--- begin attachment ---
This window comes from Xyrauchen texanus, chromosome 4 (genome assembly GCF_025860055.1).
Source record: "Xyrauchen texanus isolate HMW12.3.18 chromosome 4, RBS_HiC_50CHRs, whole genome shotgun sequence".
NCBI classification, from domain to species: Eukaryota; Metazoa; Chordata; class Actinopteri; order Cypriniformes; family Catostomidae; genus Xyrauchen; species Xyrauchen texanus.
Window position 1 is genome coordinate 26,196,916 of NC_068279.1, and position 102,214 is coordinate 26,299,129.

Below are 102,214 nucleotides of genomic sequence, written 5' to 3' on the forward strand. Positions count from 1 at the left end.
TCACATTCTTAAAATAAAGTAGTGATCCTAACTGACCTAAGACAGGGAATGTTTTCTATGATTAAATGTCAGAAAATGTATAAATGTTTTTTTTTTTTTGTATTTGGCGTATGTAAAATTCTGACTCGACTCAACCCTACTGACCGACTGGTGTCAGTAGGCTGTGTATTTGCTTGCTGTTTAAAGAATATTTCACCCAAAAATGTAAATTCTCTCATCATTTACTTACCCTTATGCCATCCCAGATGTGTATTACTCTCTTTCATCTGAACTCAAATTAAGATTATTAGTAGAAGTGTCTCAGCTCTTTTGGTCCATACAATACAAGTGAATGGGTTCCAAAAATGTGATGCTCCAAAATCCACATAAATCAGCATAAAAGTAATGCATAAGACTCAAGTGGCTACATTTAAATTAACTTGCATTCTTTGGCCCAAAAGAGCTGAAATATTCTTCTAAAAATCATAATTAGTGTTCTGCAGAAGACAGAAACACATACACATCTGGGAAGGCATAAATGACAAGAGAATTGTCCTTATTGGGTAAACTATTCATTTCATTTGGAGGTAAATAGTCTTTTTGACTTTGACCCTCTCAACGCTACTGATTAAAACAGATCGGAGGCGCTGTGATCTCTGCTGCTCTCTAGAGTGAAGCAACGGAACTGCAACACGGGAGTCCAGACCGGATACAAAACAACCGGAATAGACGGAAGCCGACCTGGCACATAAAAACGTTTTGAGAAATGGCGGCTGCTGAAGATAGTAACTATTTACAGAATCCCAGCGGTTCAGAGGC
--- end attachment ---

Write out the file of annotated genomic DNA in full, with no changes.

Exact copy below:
This window comes from Xyrauchen texanus, chromosome 4 (genome assembly GCF_025860055.1).
Source record: "Xyrauchen texanus isolate HMW12.3.18 chromosome 4, RBS_HiC_50CHRs, whole genome shotgun sequence".
NCBI classification, from domain to species: Eukaryota; Metazoa; Chordata; class Actinopteri; order Cypriniformes; family Catostomidae; genus Xyrauchen; species Xyrauchen texanus.
Window position 1 is genome coordinate 26,196,916 of NC_068279.1, and position 102,214 is coordinate 26,299,129.

Below are 102,214 nucleotides of genomic sequence, written 5' to 3' on the forward strand. Positions count from 1 at the left end.
TCACATTCTTAAAATAAAGTAGTGATCCTAACTGACCTAAGACAGGGAATGTTTTCTATGATTAAATGTCAGAAAATGTATAAATGTTTTTTTTTTTTTGTATTTGGCGTATGTAAAATTCTGACTCGACTCAACCCTACTGACCGACTGGTGTCAGTAGGCTGTGTATTTGCTTGCTGTTTAAAGAATATTTCACCCAAAAATGTAAATTCTCTCATCATTTACTTACCCTTATGCCATCCCAGATGTGTATTACTCTCTTTCATCTGAACTCAAATTAAGATTATTAGTAGAAGTGTCTCAGCTCTTTTGGTCCATACAATACAAGTGAATGGGTTCCAAAAATGTGATGCTCCAAAATCCACATAAATCAGCATAAAAGTAATGCATAAGACTCAAGTGGCTACATTTAAATTAACTTGCATTCTTTGGCCCAAAAGAGCTGAAATATTCTTCTAAAAATCATAATTAGTGTTCTGCAGAAGACAGAAACACATACACATCTGGGAAGGCATAAATGACAAGAGAATTGTCCTTATTGGGTAAACTATTCATTTCATTTGGAGGTAAATAGTCTTTTTGACTTTGACCCTCTCAACGCTACTGATTAAAACAGATCGGAGGCGCTGTGATCTCTGCTGCTCTCTAGAGTGAAGCAACGGAACTGCAACACGGGAGTCCAGACCGGATACAAAACAACCGGAATAGACGGAAGCCGACCTGGCACATAAAAACGTTTTGAGAAATGGCGGCTGCTGAAGATAGTAACTATTTACAGAATCCCAGCGGTTCAGAGGC